Passwords have been the long-time guardian of our personal lives and data ever since the dawn of the internet. Though passwords might still retain most of their relevance, they are not robust enough to protect today’s digital economy.
Passwords are not good enough anymore (at least on their own)
The recent wave of high-profile security breaches has made us rethink online security. A few lines of code is all that it takes to expose millions of login credentials all across the globe.
Today, it might not be enough just to keep changing your passwords regularly. Accounting for a stunning 61% of breaches, credentials are the primary means threat actors use to hack their way into an organization, according to the 2021 Data Breach Investigations Report.
Relying solely on passwords is like keeping the keys to your sensitive data under your doormat. You might as well leave the door open. You need an additional means to secure your data, an extra layer of security that can come in handy when the key to your data is in the wrong hands. This is where multi-factor authentication (MFA) and two-factor authentication (2FA also sometimes referenced as TFA) is vital.
What 2FA is, and why your organization needs it
2FA is a second way to verify your identity online and ensure that only you have access to your information. In addition to your conventional password, 2FAs prompt you to prove your identity. The additional level of verification here is usually a time-based one time password (TOTP) generated from an authenticator app or from physical verification, such as a fingerprint or a face unlock.
But when did passwords become useless?
According to a Wired article, passwords in the mid-1960s were as useless as they are today. In 1961, MIT had enabled its students to log in to a massive time-sharing computer called CTSS with unique passwords for every student. In what would become the first data breach in the history of computing, MIT students figured out a way to hack into the computer, access all the passwords, and print them at will.
Though secure passwords might not have been a priority in the early days of computing, the story of our modern day enterprises is no different.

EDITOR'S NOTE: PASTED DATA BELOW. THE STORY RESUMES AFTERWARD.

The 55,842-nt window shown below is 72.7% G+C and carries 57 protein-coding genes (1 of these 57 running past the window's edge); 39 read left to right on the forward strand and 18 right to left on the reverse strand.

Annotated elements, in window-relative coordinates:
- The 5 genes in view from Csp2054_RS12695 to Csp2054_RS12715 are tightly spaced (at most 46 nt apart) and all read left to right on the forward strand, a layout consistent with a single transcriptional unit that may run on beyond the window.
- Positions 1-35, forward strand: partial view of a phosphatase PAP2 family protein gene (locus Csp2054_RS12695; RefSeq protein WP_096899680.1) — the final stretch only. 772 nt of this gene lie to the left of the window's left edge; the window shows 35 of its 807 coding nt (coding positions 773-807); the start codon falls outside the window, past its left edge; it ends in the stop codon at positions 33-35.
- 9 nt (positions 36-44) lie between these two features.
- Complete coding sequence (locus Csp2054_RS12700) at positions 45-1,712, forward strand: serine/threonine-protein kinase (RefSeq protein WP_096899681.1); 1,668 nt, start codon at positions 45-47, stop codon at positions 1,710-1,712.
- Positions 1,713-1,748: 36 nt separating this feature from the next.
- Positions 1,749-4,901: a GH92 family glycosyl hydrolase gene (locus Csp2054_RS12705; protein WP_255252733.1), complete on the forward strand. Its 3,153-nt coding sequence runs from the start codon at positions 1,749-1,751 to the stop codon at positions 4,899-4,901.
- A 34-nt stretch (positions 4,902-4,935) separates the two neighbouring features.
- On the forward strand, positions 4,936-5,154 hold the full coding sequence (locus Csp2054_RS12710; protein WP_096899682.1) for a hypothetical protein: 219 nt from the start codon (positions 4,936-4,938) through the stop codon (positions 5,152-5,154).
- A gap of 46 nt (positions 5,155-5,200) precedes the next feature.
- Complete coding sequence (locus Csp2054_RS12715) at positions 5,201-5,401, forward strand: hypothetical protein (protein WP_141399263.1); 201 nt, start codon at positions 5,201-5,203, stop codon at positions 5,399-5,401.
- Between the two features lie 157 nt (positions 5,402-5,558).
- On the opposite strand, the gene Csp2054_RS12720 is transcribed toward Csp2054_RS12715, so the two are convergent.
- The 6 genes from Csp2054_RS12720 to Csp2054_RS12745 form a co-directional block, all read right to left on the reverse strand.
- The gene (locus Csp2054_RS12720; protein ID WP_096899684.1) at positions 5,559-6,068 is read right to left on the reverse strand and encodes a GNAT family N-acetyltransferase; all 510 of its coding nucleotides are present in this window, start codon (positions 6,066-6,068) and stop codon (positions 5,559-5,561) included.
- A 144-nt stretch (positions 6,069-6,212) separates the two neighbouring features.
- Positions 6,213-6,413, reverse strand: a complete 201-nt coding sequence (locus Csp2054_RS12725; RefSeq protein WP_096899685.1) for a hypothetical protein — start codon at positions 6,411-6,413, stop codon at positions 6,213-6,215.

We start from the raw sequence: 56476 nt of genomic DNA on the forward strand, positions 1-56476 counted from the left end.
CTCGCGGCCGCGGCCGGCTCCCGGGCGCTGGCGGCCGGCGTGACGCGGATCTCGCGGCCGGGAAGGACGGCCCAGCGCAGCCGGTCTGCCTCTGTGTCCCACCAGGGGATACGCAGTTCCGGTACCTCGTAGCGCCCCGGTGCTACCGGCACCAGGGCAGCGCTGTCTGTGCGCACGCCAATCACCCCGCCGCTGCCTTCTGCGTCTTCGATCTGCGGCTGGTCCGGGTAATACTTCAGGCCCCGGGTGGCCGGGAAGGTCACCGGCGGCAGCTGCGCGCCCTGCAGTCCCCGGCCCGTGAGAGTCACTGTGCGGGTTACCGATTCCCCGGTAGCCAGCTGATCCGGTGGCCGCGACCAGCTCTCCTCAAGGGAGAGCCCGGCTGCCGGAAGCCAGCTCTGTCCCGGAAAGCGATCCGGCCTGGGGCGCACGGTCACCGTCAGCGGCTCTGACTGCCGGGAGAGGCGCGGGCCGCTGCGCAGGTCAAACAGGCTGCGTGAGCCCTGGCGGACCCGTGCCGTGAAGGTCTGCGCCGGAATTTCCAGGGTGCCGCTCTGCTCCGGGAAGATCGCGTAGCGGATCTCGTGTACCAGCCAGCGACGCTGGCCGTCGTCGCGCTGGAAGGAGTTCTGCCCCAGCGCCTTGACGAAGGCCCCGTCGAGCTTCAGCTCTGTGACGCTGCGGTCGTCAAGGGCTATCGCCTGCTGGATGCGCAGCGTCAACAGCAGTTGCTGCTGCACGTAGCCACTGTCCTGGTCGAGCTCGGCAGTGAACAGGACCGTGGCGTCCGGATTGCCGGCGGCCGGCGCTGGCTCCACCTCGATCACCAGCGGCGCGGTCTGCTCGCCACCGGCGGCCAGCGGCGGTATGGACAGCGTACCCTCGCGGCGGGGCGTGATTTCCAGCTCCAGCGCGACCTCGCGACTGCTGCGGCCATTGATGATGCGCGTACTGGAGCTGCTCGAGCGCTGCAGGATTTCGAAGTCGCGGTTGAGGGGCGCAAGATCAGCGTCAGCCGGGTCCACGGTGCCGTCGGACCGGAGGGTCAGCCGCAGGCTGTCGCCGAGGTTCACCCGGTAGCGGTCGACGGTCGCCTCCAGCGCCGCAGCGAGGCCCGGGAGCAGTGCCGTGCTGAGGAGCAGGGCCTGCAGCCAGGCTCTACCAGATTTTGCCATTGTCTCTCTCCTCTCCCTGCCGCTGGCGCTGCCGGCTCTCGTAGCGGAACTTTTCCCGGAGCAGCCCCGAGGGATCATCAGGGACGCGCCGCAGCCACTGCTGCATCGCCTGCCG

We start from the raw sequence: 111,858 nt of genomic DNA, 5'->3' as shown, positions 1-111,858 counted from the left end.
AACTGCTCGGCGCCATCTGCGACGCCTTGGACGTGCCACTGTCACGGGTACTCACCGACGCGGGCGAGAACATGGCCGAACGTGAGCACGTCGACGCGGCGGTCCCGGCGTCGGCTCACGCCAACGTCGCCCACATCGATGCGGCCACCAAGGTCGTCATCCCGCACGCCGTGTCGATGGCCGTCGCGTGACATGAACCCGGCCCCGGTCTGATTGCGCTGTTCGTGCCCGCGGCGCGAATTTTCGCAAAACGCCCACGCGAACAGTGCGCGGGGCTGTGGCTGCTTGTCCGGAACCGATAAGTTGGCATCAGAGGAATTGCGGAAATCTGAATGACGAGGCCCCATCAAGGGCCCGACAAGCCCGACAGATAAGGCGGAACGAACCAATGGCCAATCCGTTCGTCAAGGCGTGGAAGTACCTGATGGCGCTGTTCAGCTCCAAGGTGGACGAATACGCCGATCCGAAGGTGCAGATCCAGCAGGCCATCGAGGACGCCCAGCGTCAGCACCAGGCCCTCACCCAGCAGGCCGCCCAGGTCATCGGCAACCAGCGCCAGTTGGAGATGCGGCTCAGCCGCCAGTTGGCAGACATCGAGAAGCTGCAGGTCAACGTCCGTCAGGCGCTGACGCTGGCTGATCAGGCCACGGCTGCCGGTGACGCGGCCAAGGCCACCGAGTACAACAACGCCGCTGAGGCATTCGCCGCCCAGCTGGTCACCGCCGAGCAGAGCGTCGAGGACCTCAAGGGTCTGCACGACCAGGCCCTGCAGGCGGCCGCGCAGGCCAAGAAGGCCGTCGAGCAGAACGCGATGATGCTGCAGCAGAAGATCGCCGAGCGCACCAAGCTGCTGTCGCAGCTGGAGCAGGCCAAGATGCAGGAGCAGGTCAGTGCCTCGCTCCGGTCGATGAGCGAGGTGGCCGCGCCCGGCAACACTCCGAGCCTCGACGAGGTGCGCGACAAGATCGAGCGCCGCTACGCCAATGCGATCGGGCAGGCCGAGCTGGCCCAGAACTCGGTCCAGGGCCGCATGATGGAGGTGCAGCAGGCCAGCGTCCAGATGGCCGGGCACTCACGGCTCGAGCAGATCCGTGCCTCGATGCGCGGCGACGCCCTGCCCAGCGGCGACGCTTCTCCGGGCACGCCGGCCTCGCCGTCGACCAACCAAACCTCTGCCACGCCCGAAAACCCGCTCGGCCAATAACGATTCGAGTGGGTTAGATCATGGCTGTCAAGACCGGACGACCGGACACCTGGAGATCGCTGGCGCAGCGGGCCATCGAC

The true cost of compromised passwords
In May 2021, Colonial Pipeline, the largest fuel pipeline in the United States, had to stall fuel deliveries in 12 states for several days due to a cyberattack.
The extent of the damage forced the US Environmental Protection Agency to announce an emergency fuel waiver to ease gasoline shortages. In the end, the CEO of Colonial Pipeline, agreed to pay the $4.4 million ransom, all because of a single compromised password.
The amount of ransom paid should come as no surprise since the average cost that companies shelled out in 2021 was close to $4.24 million per incident on average, which also happens to be at a 17-year high.
Cyber mishaps have led governments across the world to enforce stricter cyber hygiene measures. The US Federal government, for instance, urged agencies in an executive order to adopt MFA. Even regulatory bodies have emphasized the need for MFA, with PCI and NIST being the notable ones.
If you’re thinking that regulations and compliance are the only reasons to enforce MFA in your enterprise, you might want to think again.
Benefits of MFA
Delivering an extra layer of security, MFA can block over 99.9% of account compromise attacks, according to Microsoft as reported by ZDNet. If that isn’t reassuring enough, here are a few additional compelling reasons that make a case for utilizing 2FA:
Peace of mind
In an enterprise setup, 2FA gives sysadmins peace of mind since it ensures that the account cannot be accessed even if the password falls into the wrong hands. Enabling 2FA puts you at the helm of your data and gracefully compensates for your weak passwords.
Weed out human errors
Password-related mistakes form a major chunk of threats arising from human error. Using 2FA solves the need to remember complex passwords or write them down on sticky notes. Even if you use something that’s not so easy for you to crack, it’s easy for cybercriminals to test thousands of stolen passwords on something that’s only privy to you, like your bank login.
Handle multiple accounts with ease
The convenience of online life has made us open multiple accounts to do almost everything imaginable. More accounts mean more passwords and passphrases. It can also lead to reusing the same password in multiple websites. While the bad habit of recycling the same passwords might be hard to stop, adding an extra layer of security like 2FA gives you the comfort of convenience and security at the same time.
This goes without saying. The inability to enforce MFA leaves the door open for attackers to access sensitive corporate data solely relying on credentials, scarring the organization’s reputation. Having that additional level of authentication makes a world of difference.
Enabling 2FA in Desktop Central
Enabling 2FA in Desktop Central is a frictionless process. From the console, navigate to Admin > Security Settings. Under Secure Login, select Enforce Two Factor Authentication.
2FA is probably the simplest way to secure your enterprise against a vast multitude of cyberattacks starting from phishing and credential stuffing to brute force and man-in-the-middle (MITM) attacks. It is high time MFA becomes a core part of your enterprise security.